There’s probably no other country in which bioethics plays a greater role in politics than in the United States. Or at least one bioethical issue – abortion. The impending election is looking increasingly like a contest between fiercely pro-abortion Hillary Clinton and muddled anti-abortion Donald Trump.
This week Trump “misspoke” for the umpteenth time, but this time the topic was abortion. At first he declared that a woman who had one should be punished, a position which he changed within the day. Now he says that the doctor should be punished.
The ensuing storm in the media meant that Trump has become the only candidate to unite pro-abortion campaigners and pro-life campaigners. Both are angry: the former because women’s reproductive rights are threatened; the latter because it distorts their message.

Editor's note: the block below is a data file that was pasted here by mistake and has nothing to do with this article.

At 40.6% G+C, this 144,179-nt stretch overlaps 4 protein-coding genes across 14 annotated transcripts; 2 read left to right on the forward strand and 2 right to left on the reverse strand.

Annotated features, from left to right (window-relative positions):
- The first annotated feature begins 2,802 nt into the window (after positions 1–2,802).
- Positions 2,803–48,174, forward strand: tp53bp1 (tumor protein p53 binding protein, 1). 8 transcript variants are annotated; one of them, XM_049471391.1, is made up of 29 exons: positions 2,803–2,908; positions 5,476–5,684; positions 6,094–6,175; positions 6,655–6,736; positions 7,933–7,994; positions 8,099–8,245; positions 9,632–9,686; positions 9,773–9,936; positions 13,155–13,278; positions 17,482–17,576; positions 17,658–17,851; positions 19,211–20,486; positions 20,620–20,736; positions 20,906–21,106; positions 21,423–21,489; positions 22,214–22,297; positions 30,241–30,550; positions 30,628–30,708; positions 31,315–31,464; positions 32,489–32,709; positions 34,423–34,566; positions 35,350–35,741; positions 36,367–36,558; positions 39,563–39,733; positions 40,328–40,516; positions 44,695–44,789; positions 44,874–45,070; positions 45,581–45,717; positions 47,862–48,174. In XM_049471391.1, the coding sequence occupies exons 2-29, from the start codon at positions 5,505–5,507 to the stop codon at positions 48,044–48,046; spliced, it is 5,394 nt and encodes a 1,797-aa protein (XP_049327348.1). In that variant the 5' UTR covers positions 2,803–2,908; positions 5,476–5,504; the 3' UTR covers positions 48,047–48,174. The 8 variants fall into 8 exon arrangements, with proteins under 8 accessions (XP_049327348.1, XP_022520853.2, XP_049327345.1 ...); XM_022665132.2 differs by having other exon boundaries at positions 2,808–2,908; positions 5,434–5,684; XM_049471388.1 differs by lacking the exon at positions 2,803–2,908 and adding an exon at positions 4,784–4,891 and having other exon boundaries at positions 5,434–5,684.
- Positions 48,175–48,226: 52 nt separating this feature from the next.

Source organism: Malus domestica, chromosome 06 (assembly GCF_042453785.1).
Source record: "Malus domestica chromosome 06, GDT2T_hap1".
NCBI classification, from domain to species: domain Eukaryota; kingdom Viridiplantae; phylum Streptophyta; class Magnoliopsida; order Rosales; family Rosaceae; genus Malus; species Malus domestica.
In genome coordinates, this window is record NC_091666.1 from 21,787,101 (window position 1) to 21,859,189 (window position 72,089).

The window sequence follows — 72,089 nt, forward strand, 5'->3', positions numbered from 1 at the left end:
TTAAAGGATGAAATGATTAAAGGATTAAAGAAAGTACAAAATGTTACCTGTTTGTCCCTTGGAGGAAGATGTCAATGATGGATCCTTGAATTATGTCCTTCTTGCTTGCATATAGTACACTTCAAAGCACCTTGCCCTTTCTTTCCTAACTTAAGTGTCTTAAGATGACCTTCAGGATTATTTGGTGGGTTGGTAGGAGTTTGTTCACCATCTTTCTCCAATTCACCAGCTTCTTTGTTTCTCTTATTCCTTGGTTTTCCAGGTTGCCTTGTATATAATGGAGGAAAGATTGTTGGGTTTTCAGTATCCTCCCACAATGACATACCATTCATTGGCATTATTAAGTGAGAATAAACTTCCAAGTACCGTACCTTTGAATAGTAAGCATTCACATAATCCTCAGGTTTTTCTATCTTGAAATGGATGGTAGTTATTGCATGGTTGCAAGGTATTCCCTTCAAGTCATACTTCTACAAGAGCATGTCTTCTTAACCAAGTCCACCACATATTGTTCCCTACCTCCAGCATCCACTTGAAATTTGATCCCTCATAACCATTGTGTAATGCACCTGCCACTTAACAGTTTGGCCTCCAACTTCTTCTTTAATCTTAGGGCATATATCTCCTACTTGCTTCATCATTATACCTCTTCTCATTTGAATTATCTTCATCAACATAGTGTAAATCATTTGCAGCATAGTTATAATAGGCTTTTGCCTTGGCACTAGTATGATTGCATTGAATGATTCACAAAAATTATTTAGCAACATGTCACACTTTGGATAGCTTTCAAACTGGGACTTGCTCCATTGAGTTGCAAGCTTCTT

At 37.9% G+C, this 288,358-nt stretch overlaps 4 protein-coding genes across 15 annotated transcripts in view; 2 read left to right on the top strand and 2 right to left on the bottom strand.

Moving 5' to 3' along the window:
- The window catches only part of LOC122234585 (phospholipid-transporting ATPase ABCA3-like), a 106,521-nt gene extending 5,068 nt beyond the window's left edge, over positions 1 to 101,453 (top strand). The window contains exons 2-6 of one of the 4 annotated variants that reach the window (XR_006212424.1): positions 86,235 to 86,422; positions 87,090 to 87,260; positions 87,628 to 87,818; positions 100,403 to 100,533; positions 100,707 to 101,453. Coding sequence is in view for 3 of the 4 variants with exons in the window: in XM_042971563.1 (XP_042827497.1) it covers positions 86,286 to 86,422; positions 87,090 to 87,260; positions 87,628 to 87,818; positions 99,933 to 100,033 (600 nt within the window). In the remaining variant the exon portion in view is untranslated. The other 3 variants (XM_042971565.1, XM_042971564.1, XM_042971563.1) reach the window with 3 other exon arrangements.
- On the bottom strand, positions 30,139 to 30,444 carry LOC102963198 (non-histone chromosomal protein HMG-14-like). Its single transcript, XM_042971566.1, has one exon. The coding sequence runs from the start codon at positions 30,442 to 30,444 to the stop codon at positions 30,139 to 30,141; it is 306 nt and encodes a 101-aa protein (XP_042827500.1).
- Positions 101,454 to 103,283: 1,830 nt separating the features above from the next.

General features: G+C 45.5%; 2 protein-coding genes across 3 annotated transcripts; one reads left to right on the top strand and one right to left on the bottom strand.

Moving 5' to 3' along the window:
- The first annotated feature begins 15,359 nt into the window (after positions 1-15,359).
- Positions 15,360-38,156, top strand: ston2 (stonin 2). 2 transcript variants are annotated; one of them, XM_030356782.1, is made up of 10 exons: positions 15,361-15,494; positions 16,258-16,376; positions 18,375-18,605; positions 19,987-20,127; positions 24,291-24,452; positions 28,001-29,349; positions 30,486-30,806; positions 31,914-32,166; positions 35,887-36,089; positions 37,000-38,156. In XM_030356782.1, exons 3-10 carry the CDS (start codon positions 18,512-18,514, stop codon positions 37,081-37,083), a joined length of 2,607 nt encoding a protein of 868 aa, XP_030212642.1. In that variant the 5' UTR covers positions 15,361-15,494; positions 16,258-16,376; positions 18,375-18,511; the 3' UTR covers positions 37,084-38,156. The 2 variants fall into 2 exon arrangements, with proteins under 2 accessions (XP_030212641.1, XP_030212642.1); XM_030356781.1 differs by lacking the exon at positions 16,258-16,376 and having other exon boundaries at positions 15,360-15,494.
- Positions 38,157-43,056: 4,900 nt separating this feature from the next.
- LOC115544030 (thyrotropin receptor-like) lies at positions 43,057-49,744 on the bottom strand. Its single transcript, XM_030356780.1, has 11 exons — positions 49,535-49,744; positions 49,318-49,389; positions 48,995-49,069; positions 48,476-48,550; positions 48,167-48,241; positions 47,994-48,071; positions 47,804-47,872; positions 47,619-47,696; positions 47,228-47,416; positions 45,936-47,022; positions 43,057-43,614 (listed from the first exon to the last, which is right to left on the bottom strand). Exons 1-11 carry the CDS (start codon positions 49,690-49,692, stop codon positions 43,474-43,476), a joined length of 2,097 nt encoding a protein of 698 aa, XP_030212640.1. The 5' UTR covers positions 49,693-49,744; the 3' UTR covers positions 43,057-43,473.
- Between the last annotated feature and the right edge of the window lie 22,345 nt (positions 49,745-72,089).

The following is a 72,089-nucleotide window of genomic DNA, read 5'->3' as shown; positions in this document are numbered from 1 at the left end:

Trump has acknowledged that he is a “convert” to the pro-life camp, but as a spokeswoman for the Susan B Anthony List, a pro-life lobby group, said, “The most obvious thing about his comments yesterday is that he has not thought about these issues deeply.”
Better said: abortion is one of the many issues about which Trump has not thought deeply. Unfortunately, my hunch is that this controversy, like past controversies, will do him no harm at all in his race for the nomination. But November may be a different story.
The views, opinions and positions expressed by these authors and blogs are theirs and do not necessarily represent that of the Bioethics Research Library and Kennedy Institute of Ethics or Georgetown University.